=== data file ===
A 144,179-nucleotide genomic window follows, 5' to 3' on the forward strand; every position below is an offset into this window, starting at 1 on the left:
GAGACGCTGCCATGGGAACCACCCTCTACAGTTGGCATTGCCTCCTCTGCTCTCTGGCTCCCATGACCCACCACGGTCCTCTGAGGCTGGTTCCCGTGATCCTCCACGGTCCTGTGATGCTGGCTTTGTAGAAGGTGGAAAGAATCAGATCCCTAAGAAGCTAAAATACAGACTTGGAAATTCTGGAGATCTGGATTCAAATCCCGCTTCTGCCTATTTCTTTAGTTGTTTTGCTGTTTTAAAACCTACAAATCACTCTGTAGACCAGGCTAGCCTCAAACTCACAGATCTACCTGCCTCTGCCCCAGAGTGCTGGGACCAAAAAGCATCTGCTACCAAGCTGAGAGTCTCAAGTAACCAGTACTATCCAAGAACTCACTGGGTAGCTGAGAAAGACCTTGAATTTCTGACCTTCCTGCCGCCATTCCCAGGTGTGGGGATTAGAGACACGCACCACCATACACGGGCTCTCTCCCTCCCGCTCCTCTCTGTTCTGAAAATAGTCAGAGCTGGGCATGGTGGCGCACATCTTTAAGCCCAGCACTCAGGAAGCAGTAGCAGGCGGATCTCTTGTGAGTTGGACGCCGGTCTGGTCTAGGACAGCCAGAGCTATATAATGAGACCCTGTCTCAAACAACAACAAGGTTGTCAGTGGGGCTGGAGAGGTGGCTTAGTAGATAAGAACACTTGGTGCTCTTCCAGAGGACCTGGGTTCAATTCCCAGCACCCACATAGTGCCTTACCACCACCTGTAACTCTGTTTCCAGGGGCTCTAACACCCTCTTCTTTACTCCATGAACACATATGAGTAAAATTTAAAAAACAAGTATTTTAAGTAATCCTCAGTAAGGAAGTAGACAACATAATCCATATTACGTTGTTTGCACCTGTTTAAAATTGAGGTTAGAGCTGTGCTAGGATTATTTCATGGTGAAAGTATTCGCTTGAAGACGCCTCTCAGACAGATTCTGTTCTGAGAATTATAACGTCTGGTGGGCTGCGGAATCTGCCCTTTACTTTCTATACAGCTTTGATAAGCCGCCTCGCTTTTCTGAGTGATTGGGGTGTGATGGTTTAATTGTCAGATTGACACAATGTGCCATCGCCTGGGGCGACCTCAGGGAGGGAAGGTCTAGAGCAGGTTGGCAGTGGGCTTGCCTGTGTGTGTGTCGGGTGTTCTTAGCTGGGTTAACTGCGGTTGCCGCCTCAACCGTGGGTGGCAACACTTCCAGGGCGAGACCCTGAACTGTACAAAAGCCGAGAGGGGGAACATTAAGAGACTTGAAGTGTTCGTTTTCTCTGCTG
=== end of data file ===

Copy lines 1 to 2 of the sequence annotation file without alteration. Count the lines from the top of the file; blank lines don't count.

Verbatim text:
A 144,179-nucleotide genomic window follows, 5' to 3' on the forward strand; every position below is an offset into this window, starting at 1 on the left:
GAGACGCTGCCATGGGAACCACCCTCTACAGTTGGCATTGCCTCCTCTGCTCTCTGGCTCCCATGACCCACCACGGTCCTCTGAGGCTGGTTCCCGTGATCCTCCACGGTCCTGTGATGCTGGCTTTGTAGAAGGTGGAAAGAATCAGATCCCTAAGAAGCTAAAATACAGACTTGGAAATTCTGGAGATCTGGATTCAAATCCCGCTTCTGCCTATTTCTTTAGTTGTTTTGCTGTTTTAAAACCTACAAATCACTCTGTAGACCAGGCTAGCCTCAAACTCACAGATCTACCTGCCTCTGCCCCAGAGTGCTGGGACCAAAAAGCATCTGCTACCAAGCTGAGAGTCTCAAGTAACCAGTACTATCCAAGAACTCACTGGGTAGCTGAGAAAGACCTTGAATTTCTGACCTTCCTGCCGCCATTCCCAGGTGTGGGGATTAGAGACACGCACCACCATACACGGGCTCTCTCCCTCCCGCTCCTCTCTGTTCTGAAAATAGTCAGAGCTGGGCATGGTGGCGCACATCTTTAAGCCCAGCACTCAGGAAGCAGTAGCAGGCGGATCTCTTGTGAGTTGGACGCCGGTCTGGTCTAGGACAGCCAGAGCTATATAATGAGACCCTGTCTCAAACAACAACAAGGTTGTCAGTGGGGCTGGAGAGGTGGCTTAGTAGATAAGAACACTTGGTGCTCTTCCAGAGGACCTGGGTTCAATTCCCAGCACCCACATAGTGCCTTACCACCACCTGTAACTCTGTTTCCAGGGGCTCTAACACCCTCTTCTTTACTCCATGAACACATATGAGTAAAATTTAAAAAACAAGTATTTTAAGTAATCCTCAGTAAGGAAGTAGACAACATAATCCATATTACGTTGTTTGCACCTGTTTAAAATTGAGGTTAGAGCTGTGCTAGGATTATTTCATGGTGAAAGTATTCGCTTGAAGACGCCTCTCAGACAGATTCTGTTCTGAGAATTATAACGTCTGGTGGGCTGCGGAATCTGCCCTTTACTTTCTATACAGCTTTGATAAGCCGCCTCGCTTTTCTGAGTGATTGGGGTGTGATGGTTTAATTGTCAGATTGACACAATGTGCCATCGCCTGGGGCGACCTCAGGGAGGGAAGGTCTAGAGCAGGTTGGCAGTGGGCTTGCCTGTGTGTGTGTCGGGTGTTCTTAGCTGGGTTAACTGCGGTTGCCGCCTCAACCGTGGGTGGCAACACTTCCAGGGCGAGACCCTGAACTGTACAAAAGCCGAGAGGGGGAACATTAAGAGACTTGAAGTGTTCGTTTTCTCTGCTG